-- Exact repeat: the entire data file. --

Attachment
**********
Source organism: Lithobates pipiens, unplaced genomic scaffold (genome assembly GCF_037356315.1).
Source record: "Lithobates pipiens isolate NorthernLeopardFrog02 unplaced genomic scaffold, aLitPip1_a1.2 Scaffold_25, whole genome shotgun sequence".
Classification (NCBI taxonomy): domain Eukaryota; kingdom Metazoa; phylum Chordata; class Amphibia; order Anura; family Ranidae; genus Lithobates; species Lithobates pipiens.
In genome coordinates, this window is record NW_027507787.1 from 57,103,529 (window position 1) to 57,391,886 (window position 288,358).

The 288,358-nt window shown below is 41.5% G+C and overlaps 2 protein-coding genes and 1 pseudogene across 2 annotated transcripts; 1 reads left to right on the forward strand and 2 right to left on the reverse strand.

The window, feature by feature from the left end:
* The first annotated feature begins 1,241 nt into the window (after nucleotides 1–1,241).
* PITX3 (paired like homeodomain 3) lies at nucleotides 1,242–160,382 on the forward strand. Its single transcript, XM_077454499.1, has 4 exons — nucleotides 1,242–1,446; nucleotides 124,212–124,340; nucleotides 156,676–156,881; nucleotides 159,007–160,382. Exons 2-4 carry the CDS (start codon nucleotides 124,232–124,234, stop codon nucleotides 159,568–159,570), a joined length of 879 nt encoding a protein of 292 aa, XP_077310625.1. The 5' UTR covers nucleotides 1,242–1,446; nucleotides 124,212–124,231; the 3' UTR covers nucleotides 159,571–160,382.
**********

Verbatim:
Source organism: Lithobates pipiens, unplaced genomic scaffold (genome assembly GCF_037356315.1).
Source record: "Lithobates pipiens isolate NorthernLeopardFrog02 unplaced genomic scaffold, aLitPip1_a1.2 Scaffold_25, whole genome shotgun sequence".
Classification (NCBI taxonomy): domain Eukaryota; kingdom Metazoa; phylum Chordata; class Amphibia; order Anura; family Ranidae; genus Lithobates; species Lithobates pipiens.
In genome coordinates, this window is record NW_027507787.1 from 57,103,529 (window position 1) to 57,391,886 (window position 288,358).

The 288,358-nt window shown below is 41.5% G+C and overlaps 2 protein-coding genes and 1 pseudogene across 2 annotated transcripts; 1 reads left to right on the forward strand and 2 right to left on the reverse strand.

The window, feature by feature from the left end:
* The first annotated feature begins 1,241 nt into the window (after nucleotides 1–1,241).
* PITX3 (paired like homeodomain 3) lies at nucleotides 1,242–160,382 on the forward strand. Its single transcript, XM_077454499.1, has 4 exons — nucleotides 1,242–1,446; nucleotides 124,212–124,340; nucleotides 156,676–156,881; nucleotides 159,007–160,382. Exons 2-4 carry the CDS (start codon nucleotides 124,232–124,234, stop codon nucleotides 159,568–159,570), a joined length of 879 nt encoding a protein of 292 aa, XP_077310625.1. The 5' UTR covers nucleotides 1,242–1,446; nucleotides 124,212–124,231; the 3' UTR covers nucleotides 159,571–160,382.